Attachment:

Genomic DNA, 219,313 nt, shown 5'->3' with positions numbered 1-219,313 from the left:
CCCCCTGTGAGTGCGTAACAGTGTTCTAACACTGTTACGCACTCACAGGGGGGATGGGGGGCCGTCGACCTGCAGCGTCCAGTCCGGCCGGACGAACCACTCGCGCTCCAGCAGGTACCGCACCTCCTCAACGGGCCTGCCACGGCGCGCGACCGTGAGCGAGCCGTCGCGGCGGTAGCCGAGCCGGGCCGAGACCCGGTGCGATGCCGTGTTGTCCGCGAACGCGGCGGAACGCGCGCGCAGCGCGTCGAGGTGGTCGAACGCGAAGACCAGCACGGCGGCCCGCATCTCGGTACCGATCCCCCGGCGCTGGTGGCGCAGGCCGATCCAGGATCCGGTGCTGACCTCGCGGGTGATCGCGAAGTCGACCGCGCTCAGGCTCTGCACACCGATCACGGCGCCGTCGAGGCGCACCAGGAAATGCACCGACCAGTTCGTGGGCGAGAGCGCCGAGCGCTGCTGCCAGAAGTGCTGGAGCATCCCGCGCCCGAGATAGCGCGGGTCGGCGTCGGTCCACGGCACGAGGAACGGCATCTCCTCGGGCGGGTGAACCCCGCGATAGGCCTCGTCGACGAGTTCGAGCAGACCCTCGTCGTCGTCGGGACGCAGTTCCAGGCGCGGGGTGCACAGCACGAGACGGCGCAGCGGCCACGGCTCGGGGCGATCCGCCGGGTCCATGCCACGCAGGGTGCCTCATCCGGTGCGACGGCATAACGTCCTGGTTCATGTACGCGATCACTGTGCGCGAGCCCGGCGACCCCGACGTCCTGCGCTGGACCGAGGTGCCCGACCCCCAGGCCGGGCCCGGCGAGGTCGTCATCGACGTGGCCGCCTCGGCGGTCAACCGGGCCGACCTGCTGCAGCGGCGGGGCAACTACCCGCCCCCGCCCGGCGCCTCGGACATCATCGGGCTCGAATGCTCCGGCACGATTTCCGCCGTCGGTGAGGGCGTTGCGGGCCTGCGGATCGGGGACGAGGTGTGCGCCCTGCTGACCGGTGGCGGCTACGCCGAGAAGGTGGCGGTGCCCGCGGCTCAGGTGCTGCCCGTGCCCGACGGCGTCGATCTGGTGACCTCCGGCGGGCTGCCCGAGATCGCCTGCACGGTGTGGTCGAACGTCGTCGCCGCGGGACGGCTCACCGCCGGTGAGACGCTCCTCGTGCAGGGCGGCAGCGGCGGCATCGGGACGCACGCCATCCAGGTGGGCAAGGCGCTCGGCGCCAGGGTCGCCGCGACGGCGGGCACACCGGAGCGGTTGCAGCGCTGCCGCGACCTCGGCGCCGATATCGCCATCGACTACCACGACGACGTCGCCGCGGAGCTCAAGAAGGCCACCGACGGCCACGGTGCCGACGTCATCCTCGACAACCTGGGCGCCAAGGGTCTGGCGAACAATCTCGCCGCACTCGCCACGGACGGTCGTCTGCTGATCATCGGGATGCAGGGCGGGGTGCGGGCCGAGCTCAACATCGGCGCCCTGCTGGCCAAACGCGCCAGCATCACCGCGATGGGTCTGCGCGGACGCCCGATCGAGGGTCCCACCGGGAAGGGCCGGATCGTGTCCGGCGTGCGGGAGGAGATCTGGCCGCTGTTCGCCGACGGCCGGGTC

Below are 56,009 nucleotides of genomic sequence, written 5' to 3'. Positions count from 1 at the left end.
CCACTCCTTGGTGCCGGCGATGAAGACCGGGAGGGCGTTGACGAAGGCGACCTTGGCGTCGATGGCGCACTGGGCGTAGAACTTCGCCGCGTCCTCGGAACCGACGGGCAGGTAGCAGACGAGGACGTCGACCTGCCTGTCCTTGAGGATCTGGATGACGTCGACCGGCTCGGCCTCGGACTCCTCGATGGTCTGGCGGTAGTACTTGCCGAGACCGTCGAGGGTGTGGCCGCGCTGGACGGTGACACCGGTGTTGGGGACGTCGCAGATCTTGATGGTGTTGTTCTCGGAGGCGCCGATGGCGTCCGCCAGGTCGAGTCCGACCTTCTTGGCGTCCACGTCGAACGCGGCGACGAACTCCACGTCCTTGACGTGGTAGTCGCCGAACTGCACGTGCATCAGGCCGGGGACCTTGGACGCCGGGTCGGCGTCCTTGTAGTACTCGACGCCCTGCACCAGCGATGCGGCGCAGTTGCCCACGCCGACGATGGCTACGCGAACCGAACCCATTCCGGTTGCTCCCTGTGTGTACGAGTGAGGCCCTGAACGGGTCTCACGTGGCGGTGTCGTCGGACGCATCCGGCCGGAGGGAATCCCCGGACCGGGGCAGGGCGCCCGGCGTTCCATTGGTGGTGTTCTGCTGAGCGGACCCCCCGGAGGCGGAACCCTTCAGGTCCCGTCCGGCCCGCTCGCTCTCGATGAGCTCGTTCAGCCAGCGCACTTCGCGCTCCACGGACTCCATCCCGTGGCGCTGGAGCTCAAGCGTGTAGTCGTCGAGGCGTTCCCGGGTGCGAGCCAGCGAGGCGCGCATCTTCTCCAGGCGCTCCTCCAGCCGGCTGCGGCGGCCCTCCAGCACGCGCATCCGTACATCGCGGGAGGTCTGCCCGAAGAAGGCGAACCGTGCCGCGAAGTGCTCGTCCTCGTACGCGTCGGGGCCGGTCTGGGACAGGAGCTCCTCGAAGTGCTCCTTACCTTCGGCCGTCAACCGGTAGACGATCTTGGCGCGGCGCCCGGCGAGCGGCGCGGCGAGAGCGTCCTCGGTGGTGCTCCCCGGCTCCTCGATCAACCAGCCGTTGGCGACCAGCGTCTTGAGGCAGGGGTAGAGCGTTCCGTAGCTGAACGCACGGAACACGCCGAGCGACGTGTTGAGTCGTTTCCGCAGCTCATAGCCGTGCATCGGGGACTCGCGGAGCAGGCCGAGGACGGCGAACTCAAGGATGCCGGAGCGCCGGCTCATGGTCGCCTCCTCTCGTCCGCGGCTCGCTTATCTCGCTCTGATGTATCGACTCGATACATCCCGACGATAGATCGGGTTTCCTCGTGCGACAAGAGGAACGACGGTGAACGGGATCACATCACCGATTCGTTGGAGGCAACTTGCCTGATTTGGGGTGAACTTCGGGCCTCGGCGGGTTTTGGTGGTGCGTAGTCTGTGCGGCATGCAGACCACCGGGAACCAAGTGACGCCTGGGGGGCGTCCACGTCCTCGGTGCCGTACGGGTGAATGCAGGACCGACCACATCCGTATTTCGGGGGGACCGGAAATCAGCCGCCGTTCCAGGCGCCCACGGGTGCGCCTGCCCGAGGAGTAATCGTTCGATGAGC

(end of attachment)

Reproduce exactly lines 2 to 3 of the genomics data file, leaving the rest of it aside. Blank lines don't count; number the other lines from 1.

CCCCCTGTGAGTGCGTAACAGTGTTCTAACACTGTTACGCACTCACAGGGGGGATGGGGGGCCGTCGACCTGCAGCGTCCAGTCCGGCCGGACGAACCACTCGCGCTCCAGCAGGTACCGCACCTCCTCAACGGGCCTGCCACGGCGCGCGACCGTGAGCGAGCCGTCGCGGCGGTAGCCGAGCCGGGCCGAGACCCGGTGCGATGCCGTGTTGTCCGCGAACGCGGCGGAACGCGCGCGCAGCGCGTCGAGGTGGTCGAACGCGAAGACCAGCACGGCGGCCCGCATCTCGGTACCGATCCCCCGGCGCTGGTGGCGCAGGCCGATCCAGGATCCGGTGCTGACCTCGCGGGTGATCGCGAAGTCGACCGCGCTCAGGCTCTGCACACCGATCACGGCGCCGTCGAGGCGCACCAGGAAATGCACCGACCAGTTCGTGGGCGAGAGCGCCGAGCGCTGCTGCCAGAAGTGCTGGAGCATCCCGCGCCCGAGATAGCGCGGGTCGGCGTCGGTCCACGGCACGAGGAACGGCATCTCCTCGGGCGGGTGAACCCCGCGATAGGCCTCGTCGACGAGTTCGAGCAGACCCTCGTCGTCGTCGGGACGCAGTTCCAGGCGCGGGGTGCACAGCACGAGACGGCGCAGCGGCCACGGCTCGGGGCGATCCGCCGGGTCCATGCCACGCAGGGTGCCTCATCCGGTGCGACGGCATAACGTCCTGGTTCATGTACGCGATCACTGTGCGCGAGCCCGGCGACCCCGACGTCCTGCGCTGGACCGAGGTGCCCGACCCCCAGGCCGGGCCCGGCGAGGTCGTCATCGACGTGGCCGCCTCGGCGGTCAACCGGGCCGACCTGCTGCAGCGGCGGGGCAACTACCCGCCCCCGCCCGGCGCCTCGGACATCATCGGGCTCGAATGCTCCGGCACGATTTCCGCCGTCGGTGAGGGCGTTGCGGGCCTGCGGATCGGGGACGAGGTGTGCGCCCTGCTGACCGGTGGCGGCTACGCCGAGAAGGTGGCGGTGCCCGCGGCTCAGGTGCTGCCCGTGCCCGACGGCGTCGATCTGGTGACCTCCGGCGGGCTGCCCGAGATCGCCTGCACGGTGTGGTCGAACGTCGTCGCCGCGGGACGGCTCACCGCCGGTGAGACGCTCCTCGTGCAGGGCGGCAGCGGCGGCATCGGGACGCACGCCATCCAGGTGGGCAAGGCGCTCGGCGCCAGGGTCGCCGCGACGGCGGGCACACCGGAGCGGTTGCAGCGCTGCCGCGACCTCGGCGCCGATATCGCCATCGACTACCACGACGACGTCGCCGCGGAGCTCAAGAAGGCCACCGACGGCCACGGTGCCGACGTCATCCTCGACAACCTGGGCGCCAAGGGTCTGGCGAACAATCTCGCCGCACTCGCCACGGACGGTCGTCTGCTGATCATCGGGATGCAGGGCGGGGTGCGGGCCGAGCTCAACATCGGCGCCCTGCTGGCCAAACGCGCCAGCATCACCGCGATGGGTCTGCGCGGACGCCCGATCGAGGGTCCCACCGGGAAGGGCCGGATCGTGTCCGGCGTGCGGGAGGAGATCTGGCCGCTGTTCGCCGACGGCCGGGTC

Below are 56,009 nucleotides of genomic sequence, written 5' to 3'. Positions count from 1 at the left end.